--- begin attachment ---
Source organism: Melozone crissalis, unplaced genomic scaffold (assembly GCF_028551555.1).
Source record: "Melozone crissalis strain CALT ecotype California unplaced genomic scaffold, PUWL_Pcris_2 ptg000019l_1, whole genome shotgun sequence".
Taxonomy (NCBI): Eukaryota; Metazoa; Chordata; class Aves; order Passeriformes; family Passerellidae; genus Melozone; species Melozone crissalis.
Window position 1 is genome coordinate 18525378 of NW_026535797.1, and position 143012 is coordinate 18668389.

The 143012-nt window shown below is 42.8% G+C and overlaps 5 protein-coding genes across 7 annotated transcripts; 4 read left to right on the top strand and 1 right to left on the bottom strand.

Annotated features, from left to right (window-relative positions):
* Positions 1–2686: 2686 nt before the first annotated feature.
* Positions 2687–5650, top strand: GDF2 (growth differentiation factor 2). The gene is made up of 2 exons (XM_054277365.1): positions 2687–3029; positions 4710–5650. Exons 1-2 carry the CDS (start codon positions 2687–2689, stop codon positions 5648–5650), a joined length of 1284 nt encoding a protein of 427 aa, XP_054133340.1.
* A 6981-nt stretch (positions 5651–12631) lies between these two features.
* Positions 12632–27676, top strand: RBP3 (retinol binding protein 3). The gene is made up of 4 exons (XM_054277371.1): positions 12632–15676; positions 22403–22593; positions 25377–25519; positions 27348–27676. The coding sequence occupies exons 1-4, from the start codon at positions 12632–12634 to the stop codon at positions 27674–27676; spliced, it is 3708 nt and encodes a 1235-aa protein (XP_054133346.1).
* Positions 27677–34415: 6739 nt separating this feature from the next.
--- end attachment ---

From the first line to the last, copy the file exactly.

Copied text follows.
Source organism: Melozone crissalis, unplaced genomic scaffold (assembly GCF_028551555.1).
Source record: "Melozone crissalis strain CALT ecotype California unplaced genomic scaffold, PUWL_Pcris_2 ptg000019l_1, whole genome shotgun sequence".
Taxonomy (NCBI): Eukaryota; Metazoa; Chordata; class Aves; order Passeriformes; family Passerellidae; genus Melozone; species Melozone crissalis.
Window position 1 is genome coordinate 18525378 of NW_026535797.1, and position 143012 is coordinate 18668389.

The 143012-nt window shown below is 42.8% G+C and overlaps 5 protein-coding genes across 7 annotated transcripts; 4 read left to right on the top strand and 1 right to left on the bottom strand.

Annotated features, from left to right (window-relative positions):
* Positions 1–2686: 2686 nt before the first annotated feature.
* Positions 2687–5650, top strand: GDF2 (growth differentiation factor 2). The gene is made up of 2 exons (XM_054277365.1): positions 2687–3029; positions 4710–5650. Exons 1-2 carry the CDS (start codon positions 2687–2689, stop codon positions 5648–5650), a joined length of 1284 nt encoding a protein of 427 aa, XP_054133340.1.
* A 6981-nt stretch (positions 5651–12631) lies between these two features.
* Positions 12632–27676, top strand: RBP3 (retinol binding protein 3). The gene is made up of 4 exons (XM_054277371.1): positions 12632–15676; positions 22403–22593; positions 25377–25519; positions 27348–27676. The coding sequence occupies exons 1-4, from the start codon at positions 12632–12634 to the stop codon at positions 27674–27676; spliced, it is 3708 nt and encodes a 1235-aa protein (XP_054133346.1).
* Positions 27677–34415: 6739 nt separating this feature from the next.